The list of virtues and vices compiled by Aristotle differs from those based on modern-day conceptions. It is so because, in Chapter 6, Book II of Nicomachean Ethics, Aristotle relies on the Mean Doctrine used to construct the meaningfulness of virtuous actions. The Mean Doctrine, in this case, signifies the state between the extremes of shortage or surplus. Though this framework lacks precise comprehension of what is a right course, it does achieves the clarity of avoiding vices by maintaining a central pathway. This scenario qualifies virtues as a behavioral deliberation as explained by Aristotle in Chapter 13, Book I of Nicomachean Ethics, which necessitates the doing of good voluntarily in regards to the rationality of what is right and wrong in actions. That is why the list of virtues and vices exists in threes with a virtue having two extremes representing vices. An example of bravery is a virtue that lies between the extremes of cowardice (shortage of bravery) and rashness (excess of bravery) according to Aristotle. Contrarily, Christians and other religious approaches consider virtues as direct opposites of vices in all occurrences in the modern-day conceptions. What comes about is a list consisting of virtues and vices in twos. They are polar oppositions of each other and are not part and parcel of the intention to do good since they already exist and act as guiding principles on what is wrong and right when undertaking an action. An example is a virtue like humility, with its vice as pride. There is no intimate connection between these words as the case of Aristotles predisposition where a middle action is acceptable as a virtue.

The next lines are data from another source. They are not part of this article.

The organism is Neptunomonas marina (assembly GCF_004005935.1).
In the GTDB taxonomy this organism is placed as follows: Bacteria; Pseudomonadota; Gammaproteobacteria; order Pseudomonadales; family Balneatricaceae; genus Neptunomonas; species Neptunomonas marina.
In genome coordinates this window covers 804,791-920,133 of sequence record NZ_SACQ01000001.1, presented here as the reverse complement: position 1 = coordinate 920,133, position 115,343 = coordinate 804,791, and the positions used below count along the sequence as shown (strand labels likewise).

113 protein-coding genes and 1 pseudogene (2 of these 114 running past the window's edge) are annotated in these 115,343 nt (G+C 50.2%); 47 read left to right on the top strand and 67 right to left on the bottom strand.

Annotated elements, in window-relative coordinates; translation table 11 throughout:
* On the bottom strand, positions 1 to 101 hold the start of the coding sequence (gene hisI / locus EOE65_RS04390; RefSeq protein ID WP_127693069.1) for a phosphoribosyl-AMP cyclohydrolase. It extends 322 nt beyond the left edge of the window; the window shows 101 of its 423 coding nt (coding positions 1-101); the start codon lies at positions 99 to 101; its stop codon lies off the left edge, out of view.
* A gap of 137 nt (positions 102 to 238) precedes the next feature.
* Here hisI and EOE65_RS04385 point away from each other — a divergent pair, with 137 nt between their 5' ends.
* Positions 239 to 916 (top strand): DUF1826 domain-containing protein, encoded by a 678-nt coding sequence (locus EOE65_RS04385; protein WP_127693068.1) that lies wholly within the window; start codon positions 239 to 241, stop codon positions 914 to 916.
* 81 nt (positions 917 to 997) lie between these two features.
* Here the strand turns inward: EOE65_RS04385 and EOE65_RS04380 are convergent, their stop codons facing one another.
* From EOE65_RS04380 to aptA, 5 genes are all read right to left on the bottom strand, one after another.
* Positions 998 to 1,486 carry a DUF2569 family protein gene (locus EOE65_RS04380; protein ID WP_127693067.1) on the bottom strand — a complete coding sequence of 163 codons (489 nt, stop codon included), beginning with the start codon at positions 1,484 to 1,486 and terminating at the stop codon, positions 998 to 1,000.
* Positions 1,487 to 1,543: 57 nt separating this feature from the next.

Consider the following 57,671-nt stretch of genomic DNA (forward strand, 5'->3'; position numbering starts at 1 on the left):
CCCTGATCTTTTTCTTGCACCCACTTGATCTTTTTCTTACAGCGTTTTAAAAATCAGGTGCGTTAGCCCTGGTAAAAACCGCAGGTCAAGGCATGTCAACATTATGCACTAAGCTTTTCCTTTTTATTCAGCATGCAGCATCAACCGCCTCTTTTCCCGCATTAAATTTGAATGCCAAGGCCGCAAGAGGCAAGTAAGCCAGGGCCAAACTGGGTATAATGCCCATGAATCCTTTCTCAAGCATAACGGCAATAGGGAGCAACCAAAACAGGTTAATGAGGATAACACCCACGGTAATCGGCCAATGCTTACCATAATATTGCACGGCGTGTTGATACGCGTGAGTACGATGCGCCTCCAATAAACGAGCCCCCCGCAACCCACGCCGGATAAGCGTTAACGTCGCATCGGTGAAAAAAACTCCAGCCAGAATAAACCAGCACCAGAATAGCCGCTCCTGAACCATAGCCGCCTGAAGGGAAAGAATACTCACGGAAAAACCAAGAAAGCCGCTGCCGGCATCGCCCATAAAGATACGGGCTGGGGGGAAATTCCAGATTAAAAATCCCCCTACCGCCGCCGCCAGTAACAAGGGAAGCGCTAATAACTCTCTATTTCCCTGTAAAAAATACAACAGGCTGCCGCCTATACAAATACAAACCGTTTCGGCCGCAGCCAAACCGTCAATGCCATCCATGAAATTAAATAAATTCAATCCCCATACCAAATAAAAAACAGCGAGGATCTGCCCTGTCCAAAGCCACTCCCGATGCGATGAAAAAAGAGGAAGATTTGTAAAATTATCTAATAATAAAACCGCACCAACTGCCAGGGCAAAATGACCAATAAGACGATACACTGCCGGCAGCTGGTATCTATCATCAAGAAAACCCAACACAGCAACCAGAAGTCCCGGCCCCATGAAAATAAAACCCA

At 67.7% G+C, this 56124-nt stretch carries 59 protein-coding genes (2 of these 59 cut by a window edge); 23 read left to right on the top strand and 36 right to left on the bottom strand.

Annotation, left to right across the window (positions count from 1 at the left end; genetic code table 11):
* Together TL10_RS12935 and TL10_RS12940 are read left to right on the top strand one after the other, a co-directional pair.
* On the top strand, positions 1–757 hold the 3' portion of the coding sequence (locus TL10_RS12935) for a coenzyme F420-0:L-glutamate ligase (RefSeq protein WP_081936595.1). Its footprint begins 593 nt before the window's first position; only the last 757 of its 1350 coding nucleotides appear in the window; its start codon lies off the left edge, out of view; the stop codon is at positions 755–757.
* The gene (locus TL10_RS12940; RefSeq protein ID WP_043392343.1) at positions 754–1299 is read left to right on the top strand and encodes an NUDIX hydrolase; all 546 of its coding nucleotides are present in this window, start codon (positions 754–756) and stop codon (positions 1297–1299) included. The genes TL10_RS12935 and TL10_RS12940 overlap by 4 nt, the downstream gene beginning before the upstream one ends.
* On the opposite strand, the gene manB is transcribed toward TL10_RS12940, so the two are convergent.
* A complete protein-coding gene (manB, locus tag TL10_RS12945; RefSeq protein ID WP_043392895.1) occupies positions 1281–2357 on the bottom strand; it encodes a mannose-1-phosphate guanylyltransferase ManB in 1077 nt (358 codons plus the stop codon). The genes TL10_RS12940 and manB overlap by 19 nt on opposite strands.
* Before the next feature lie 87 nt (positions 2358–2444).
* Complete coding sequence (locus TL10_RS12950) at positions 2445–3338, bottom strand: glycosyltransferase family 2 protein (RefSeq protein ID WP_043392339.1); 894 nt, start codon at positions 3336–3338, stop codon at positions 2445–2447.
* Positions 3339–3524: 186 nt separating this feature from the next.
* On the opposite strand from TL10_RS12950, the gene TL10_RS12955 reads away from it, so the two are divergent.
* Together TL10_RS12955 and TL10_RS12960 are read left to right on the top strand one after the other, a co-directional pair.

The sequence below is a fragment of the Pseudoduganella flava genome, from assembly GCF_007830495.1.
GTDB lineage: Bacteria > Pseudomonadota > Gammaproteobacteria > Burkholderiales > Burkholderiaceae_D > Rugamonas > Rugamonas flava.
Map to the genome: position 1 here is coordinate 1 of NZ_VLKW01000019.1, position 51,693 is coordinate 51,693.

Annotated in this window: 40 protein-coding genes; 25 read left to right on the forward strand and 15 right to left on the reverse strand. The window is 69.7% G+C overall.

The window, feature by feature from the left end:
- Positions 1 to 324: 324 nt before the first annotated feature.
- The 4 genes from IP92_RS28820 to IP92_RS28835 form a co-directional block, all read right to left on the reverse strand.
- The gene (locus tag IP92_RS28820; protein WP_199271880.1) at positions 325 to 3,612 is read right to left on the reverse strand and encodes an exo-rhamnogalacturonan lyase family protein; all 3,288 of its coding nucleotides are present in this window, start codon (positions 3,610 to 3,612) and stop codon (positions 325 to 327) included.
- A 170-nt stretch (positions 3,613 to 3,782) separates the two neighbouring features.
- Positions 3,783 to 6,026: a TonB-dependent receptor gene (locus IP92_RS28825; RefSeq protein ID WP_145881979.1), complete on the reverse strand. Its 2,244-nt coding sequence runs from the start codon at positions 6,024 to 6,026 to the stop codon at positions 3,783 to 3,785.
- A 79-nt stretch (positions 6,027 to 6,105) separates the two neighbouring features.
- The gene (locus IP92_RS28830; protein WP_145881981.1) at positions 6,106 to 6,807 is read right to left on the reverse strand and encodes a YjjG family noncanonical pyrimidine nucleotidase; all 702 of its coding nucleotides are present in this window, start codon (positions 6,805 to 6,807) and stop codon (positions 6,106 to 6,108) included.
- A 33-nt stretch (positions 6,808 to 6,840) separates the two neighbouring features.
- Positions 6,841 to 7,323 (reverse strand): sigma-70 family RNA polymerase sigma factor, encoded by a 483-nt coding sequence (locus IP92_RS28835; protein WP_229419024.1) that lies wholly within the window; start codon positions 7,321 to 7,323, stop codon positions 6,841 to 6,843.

With the realization of differences between Aristotelian and modern conceptions of virtues and vices, the remaining issue is which one between the two systems is better. At a glance, the list predisposed by modern conceptions appears as the preferable option because it gives a distinction of words that define acceptable and unacceptable actions ethically. Take the case of love and hate. Individuals can avoid the act of hating one another by embracing the act of loving one another. That seems a suitable system that many people can accept. However, the clarity set by two opposing ends is not enough to define what is right and wrong regarding Chapter 2 in Book I of Nicomachean Ethics, especially in life where circumstances dictate actions rather than guiding principles. The knowledge of good as virtues and evil as vices is appropriate in enabling the realization concerning what to do and not to do. It only stops there because it lacks the flexibility of choice. If something is wrong, there is no way of taking it right despite the prevailing conditions. This characteristic of modern conceptions about virtues and vices restricts the ability to act humanly by presenting two choices. It is not the case with the take presented by Aristotle because it provides a free will to act according to the human nature. That way, a brave individual is unlikely to take high praise for granted and start acting rashly. Braveness emerges as a behavioral pattern instead of a guideline to follow when addressing conflicting cases. If it is so, it is advisable to choose Aristotles understanding of virtues and vices since it allows people to act right depending on the demands of the immediate surrounding. It explains why evils like war are always wrong in modern conceptions but to Aristotle, they are either wrong or right depending on which side sees it advantageous and disadvantageous respectively. As such, the right system to use is the Aristotelian list of virtues and vices.
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